To develop an effective corporate real estate strategy there are many approaches a company’s internal team and their consultant may consider. The following highlight two I believe offer the best chances for success.
The first one is for organizations to go through a process that starts with their current state (“where you are today”) and moves toward their desired future state (“where you want to be tomorrow”) by implementing critical success factors or strategic initiatives, monitoring the key performance indicators to know you’re making process and anticipate how you will overcome the barriers to success.
The current state/future state approach factors the people, process and technology. Critical to this or any approach is to inventory your portfolio, establish a benchmark of occupancy costs/square foot, percentage of space utilization and an environmental sustainability assessment. Using these as starting points will allow you to develop targets that will have positive impacts on portfolio performance that directly relate to earnings per share and bottom line benefits to the company.
I believe a more effective approach is articulating the “three legs of a corporate real estate strategy stool” of “THINK, BUILD, and OPERATE.” The THINKing is the initial step of “planning the possible.” The BUILD requires a little more finesse of working with you internal team and external consultant to develop the strategic initiatives unique to your organization. And, the OPERATE can be most the challenging as it’s the implementation phase. The keys are to identify the sources of reliable information across the enterprise of the true costs of occupancy, actual occupancy and a meaningful determination of environmental compliance.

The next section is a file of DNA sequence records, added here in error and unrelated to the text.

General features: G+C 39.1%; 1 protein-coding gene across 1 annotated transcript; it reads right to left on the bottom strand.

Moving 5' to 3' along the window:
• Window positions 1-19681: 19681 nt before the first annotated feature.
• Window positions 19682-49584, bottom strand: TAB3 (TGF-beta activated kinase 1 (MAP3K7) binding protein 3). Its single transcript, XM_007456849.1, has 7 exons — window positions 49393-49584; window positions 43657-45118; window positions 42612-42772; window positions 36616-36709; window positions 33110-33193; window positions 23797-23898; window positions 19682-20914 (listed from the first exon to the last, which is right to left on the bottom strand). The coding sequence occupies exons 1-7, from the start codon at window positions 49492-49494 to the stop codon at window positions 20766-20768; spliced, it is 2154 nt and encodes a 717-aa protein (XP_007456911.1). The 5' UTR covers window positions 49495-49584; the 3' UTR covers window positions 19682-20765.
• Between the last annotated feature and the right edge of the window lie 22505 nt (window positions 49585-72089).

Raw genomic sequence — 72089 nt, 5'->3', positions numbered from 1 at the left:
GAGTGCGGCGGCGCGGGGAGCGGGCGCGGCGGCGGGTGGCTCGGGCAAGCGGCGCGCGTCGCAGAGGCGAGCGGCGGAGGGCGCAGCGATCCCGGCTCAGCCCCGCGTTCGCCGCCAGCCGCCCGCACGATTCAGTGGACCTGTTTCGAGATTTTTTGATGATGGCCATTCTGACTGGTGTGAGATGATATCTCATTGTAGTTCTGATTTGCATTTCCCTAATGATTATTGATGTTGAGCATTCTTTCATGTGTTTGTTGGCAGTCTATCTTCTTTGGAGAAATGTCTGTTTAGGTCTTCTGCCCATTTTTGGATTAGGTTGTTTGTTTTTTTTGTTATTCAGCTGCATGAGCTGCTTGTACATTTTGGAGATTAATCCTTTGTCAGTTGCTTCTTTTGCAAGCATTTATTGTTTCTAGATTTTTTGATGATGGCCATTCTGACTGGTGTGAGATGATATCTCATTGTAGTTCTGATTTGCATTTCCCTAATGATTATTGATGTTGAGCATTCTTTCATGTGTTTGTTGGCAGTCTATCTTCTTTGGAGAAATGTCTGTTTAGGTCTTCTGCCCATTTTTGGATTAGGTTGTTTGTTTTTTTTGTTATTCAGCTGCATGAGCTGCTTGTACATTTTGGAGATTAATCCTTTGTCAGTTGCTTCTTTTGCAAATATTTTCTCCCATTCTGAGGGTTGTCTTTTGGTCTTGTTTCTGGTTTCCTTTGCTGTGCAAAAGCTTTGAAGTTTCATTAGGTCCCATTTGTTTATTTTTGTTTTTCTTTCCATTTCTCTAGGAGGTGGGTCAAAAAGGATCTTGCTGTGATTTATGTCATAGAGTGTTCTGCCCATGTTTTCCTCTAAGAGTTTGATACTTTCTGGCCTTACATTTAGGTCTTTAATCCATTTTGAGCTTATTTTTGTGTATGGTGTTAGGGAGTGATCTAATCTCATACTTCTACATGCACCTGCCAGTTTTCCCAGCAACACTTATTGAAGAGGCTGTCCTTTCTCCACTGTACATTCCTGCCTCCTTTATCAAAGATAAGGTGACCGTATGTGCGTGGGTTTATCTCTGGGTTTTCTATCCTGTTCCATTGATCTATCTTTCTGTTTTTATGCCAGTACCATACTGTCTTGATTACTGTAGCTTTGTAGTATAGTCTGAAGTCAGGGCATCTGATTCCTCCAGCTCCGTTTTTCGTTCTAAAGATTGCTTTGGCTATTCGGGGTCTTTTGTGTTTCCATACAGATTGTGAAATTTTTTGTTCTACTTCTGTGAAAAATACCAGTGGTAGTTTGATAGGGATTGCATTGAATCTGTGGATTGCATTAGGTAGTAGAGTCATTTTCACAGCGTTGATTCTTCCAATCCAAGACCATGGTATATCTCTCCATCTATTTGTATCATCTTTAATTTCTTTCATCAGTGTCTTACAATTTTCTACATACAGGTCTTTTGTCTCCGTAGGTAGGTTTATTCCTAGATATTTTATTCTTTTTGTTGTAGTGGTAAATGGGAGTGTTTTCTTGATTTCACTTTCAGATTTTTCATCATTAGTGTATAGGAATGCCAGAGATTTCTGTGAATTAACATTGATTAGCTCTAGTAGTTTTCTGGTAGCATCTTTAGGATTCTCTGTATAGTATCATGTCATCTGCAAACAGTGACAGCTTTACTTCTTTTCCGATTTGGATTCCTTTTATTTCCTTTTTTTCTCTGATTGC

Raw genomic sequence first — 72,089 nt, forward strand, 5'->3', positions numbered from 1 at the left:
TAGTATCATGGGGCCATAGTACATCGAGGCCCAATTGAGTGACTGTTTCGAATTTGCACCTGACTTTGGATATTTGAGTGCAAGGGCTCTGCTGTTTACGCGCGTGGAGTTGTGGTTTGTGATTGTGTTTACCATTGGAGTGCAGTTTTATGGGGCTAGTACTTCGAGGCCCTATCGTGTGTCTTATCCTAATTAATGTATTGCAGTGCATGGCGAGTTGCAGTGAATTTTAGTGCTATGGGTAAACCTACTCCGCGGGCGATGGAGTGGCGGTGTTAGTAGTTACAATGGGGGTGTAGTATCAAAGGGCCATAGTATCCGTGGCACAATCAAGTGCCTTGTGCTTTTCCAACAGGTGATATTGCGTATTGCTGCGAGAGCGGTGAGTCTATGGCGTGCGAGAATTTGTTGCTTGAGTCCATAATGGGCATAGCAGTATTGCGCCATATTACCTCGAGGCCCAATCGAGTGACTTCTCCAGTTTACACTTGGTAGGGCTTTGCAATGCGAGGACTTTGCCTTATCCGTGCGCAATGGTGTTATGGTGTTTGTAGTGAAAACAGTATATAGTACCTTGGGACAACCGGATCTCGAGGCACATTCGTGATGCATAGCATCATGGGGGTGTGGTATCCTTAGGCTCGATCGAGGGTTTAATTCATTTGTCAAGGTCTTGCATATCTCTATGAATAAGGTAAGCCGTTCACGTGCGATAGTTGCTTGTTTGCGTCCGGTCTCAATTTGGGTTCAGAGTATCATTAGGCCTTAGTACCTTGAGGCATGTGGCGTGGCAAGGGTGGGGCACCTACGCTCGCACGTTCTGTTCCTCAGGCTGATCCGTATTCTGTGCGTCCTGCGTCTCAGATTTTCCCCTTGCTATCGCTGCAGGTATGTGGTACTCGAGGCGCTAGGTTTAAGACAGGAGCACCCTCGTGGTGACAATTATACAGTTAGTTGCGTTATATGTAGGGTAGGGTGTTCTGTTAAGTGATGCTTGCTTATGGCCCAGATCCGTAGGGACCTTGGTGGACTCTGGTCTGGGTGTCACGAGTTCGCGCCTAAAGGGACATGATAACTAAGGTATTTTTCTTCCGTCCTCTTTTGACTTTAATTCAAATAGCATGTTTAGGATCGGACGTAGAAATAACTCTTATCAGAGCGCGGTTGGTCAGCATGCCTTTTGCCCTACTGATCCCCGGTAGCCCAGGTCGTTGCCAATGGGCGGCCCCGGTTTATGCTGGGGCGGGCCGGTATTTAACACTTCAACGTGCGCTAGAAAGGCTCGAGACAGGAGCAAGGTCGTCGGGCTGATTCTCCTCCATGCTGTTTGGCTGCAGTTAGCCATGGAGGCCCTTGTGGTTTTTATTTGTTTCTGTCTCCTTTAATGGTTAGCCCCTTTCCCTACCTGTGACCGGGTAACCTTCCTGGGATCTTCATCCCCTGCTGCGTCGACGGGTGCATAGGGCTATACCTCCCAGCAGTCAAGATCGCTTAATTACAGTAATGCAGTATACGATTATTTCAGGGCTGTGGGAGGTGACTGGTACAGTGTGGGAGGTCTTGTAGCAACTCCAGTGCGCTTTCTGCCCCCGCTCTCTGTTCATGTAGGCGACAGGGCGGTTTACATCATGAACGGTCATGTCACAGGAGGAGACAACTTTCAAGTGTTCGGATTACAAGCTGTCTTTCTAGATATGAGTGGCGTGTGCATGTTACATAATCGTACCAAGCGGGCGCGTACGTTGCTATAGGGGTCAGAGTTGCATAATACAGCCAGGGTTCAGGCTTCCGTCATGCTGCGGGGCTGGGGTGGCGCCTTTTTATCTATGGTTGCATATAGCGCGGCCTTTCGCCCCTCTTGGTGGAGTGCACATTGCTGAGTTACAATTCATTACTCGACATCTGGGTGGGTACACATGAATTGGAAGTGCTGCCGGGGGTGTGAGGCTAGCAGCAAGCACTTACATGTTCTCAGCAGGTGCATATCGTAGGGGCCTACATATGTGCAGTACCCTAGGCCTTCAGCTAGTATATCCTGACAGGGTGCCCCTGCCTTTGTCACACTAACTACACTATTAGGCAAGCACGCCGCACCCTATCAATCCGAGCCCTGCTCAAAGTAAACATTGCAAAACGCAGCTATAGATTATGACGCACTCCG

Susan Kerr, President of Advancing Inspiration, LLC believes, “THINK is important for the vision, the planning, the dream. Without it you go nowhere fast. BUILD is the piece that makes sure you have your talent, ops, finances, services, products—all of IT in order. OPERATE is every day. One is not more important than the other, rather they are each an important leg on the stool. Without one you fall (and fail).”
“An indispensable factor of any real estate portfolio strategy is feedback to roll the wheel while strengthening the structure” says Seung Jun Shin Asset Manager at Grand Supercenter Inc. who believes, “there isn’t any way to assume the importance of one component over another.”
“Without the governance or glue to hold those three legs together, the stool might still wobble. The conviction to make decisions and decide whether to “go/no go” between each stage is the key, and that skill set and how that process works will strenghten or weaken any of the three legs.” says Robert Newlin of Treborn LLC.
What do you think? Which of these approaches to developing a real estate strategy is the most effective? Are there others you might suggest?